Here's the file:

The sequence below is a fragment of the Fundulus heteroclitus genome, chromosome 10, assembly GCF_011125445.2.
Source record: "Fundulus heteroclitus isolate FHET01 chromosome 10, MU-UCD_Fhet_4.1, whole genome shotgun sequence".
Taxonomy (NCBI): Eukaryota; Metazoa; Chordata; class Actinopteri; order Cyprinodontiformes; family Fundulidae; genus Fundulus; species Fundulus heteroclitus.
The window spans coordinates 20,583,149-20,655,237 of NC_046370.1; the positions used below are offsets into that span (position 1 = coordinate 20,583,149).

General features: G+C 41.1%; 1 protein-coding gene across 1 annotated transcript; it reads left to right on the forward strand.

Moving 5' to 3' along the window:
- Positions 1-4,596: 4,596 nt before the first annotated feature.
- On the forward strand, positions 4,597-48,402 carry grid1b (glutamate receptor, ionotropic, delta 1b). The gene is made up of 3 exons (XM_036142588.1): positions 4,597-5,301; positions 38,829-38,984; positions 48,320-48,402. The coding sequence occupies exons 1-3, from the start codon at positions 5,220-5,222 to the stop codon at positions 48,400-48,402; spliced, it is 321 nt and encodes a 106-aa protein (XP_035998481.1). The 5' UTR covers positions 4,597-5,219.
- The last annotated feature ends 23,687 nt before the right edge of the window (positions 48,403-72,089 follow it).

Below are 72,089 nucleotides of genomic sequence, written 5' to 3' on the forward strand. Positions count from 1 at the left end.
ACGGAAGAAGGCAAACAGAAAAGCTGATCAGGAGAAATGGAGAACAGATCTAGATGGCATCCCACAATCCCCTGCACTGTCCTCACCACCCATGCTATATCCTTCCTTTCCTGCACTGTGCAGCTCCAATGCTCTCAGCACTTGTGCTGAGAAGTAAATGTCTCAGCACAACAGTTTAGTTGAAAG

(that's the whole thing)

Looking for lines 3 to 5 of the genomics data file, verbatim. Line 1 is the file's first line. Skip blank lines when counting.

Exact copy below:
Taxonomy (NCBI): Eukaryota; Metazoa; Chordata; class Actinopteri; order Cyprinodontiformes; family Fundulidae; genus Fundulus; species Fundulus heteroclitus.
The window spans coordinates 20,583,149-20,655,237 of NC_046370.1; the positions used below are offsets into that span (position 1 = coordinate 20,583,149).

General features: G+C 41.1%; 1 protein-coding gene across 1 annotated transcript; it reads left to right on the forward strand.